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Response Journal Guidelines for Students

Handout 2

• Take time to write down anything in relation to the text. If certain statements
intrigue you, or if you are attracted to characters or issues or problems, write
your response. Try to take at least five minutes to write when you have finished
an assignment or when you have put your book down for a break. You may want
to write something that strikes you then.

• Make connections with your own experience. What does the reading make you
think of? Does it remind you of anything or anyone?

• Make connections with other texts or concepts or events. Do you see any
similarities between this text (concepts, events) and other texts (concepts,
events)? Does it bring to mind other related issues?

• Ask yourself questions about the text: What perplexes you about a particular
passage? Try beginning, “I wonder why…” or “I’m having trouble understanding
how…,” or “It perplexes me that…,” or “I was surprised when….”

• Try agreeing with the writer. Write down the supporting ideas. Try arguing with
the writer. On what points, or about what issues, do you disagree? Think of your
journal as a place to carry on a dialogue with the writer or with the text in
which you actually speak to him or her. Ask question; have the writer respond.
What happens when you imagine yourself in his or her shoes?

• Write down striking words, images, phrases, or details. Speculate about them.
Why did the author choose them? What do they add to the story? Why did you
notice them? Divide your notebook page in half and copy words from the text
onto the left side; write your responses on the right. On a first reading you
might put checks in the margin where the passages intrigue you; on the second
reading, choose the most interesting ideas and then write about them.

Tim West and Debbie Hurt, CD1, Set 7 Across Five Aprils—A Novel Study
C·R·E·A·T·E for Mississippi
Copyright ©2002. All rights reserved.
This document may be copied and distributed for nonprofit educational purposes only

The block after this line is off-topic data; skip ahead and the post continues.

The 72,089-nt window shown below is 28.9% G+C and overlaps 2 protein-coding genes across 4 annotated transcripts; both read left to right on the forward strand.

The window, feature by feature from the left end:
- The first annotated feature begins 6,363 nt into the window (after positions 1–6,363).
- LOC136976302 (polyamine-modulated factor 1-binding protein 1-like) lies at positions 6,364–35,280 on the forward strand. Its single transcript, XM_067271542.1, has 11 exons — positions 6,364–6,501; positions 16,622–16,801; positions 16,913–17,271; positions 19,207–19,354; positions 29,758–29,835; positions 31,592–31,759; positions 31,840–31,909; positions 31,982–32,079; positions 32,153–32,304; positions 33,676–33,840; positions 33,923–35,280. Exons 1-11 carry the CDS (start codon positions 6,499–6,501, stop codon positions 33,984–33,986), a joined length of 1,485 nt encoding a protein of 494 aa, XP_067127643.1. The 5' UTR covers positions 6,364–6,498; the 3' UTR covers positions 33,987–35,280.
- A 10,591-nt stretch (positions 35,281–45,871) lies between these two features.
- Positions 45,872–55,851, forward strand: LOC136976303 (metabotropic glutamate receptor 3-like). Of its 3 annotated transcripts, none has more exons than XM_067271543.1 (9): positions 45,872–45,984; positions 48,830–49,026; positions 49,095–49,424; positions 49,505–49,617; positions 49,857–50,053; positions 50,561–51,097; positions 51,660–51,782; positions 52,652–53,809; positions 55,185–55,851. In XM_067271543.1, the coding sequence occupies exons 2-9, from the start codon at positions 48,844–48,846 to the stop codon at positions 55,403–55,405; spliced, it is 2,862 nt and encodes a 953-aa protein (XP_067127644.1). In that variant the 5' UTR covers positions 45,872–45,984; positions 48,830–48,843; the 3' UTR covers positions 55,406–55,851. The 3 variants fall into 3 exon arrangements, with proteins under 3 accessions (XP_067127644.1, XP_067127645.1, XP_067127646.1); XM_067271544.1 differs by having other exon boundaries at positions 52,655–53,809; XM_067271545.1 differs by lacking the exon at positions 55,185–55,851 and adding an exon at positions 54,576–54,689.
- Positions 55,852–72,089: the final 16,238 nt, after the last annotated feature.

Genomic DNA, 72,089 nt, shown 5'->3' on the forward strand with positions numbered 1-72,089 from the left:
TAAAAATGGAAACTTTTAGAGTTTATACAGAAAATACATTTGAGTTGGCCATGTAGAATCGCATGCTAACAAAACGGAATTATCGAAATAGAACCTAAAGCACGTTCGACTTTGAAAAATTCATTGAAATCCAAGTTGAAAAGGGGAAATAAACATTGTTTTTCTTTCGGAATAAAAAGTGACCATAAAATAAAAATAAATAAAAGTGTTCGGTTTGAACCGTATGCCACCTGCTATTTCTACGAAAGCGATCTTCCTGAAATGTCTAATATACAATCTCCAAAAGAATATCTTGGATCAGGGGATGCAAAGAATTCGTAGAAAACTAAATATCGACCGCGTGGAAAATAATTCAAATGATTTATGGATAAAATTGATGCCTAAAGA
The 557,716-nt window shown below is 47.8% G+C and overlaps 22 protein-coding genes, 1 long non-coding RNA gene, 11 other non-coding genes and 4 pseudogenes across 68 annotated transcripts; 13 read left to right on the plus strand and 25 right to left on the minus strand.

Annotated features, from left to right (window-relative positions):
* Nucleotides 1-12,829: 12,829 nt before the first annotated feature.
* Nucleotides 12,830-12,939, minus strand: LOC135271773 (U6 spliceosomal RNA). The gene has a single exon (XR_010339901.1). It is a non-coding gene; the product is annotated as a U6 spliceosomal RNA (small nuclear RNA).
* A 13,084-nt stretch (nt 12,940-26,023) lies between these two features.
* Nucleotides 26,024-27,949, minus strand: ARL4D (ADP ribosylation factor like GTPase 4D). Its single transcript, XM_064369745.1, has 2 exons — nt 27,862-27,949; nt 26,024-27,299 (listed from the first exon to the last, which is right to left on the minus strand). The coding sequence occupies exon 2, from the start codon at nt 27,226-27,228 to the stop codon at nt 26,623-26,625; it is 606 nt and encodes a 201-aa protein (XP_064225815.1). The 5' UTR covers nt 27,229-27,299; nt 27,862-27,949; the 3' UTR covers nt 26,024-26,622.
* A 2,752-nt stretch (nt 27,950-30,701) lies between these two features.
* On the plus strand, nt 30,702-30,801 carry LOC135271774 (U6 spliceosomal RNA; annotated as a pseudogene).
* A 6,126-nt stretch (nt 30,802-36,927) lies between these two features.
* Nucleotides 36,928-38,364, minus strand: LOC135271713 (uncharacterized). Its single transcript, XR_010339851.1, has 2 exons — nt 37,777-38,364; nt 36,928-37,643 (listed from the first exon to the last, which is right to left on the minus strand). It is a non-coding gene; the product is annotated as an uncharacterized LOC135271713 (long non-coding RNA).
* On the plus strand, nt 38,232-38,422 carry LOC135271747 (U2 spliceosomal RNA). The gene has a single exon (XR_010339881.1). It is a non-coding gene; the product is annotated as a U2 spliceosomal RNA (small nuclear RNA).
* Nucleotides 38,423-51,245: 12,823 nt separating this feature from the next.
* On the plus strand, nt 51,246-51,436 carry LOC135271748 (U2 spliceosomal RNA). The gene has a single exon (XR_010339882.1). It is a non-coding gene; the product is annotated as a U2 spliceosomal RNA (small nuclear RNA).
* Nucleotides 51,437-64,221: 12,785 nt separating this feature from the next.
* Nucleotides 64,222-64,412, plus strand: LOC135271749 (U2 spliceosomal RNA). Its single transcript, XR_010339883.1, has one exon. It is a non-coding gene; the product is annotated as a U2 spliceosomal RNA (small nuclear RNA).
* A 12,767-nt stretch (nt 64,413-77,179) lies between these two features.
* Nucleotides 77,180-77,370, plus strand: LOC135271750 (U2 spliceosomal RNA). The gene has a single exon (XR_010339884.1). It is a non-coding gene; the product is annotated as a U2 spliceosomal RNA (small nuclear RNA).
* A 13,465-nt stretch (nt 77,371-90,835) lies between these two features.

provided that credit is given to C·R·E·A·T·E for Mississippi.
• Describe the author’s point of view. How does the author’s attitude shape the
way the write presents the material?

• Assume one of the following roles to write a response:

Straight Talker
Speak directly to a character and give your “two cents’ worth.” If you could
stop the action at a particular point what would you say?

Judge
Evaluate an action or a decision by a character or characters. Do you feel a wise
or a poor decision has been made? Why? What decision would you prefer to
have been made? Why?

Memory Keeper
Perhaps you remember a similar experience from your own life, about a time
when you kept a secret, and because of that secret, events began “to snowball.”
Describe that experience: explain how it relates to the story.

Artist
What visual images come to mind as you read the story? Draw and color these
images. Write also what your visual image means or represents in the story.

Palm Reader
What has occurred that you consider an example(s) of foreshadowing? What do
you believe will occur in the future? Why?

Tim West and Debbie Hurt, CD1, Set 7 Across Five Aprils—A Novel Study
C·R·E·A·T·E for Mississippi
Copyright ©2002. All rights reserved.
This document may be copied and distributed for nonprofit educational purposes only
provided that credit is given to C·R·E·A·T·E for Mississippi.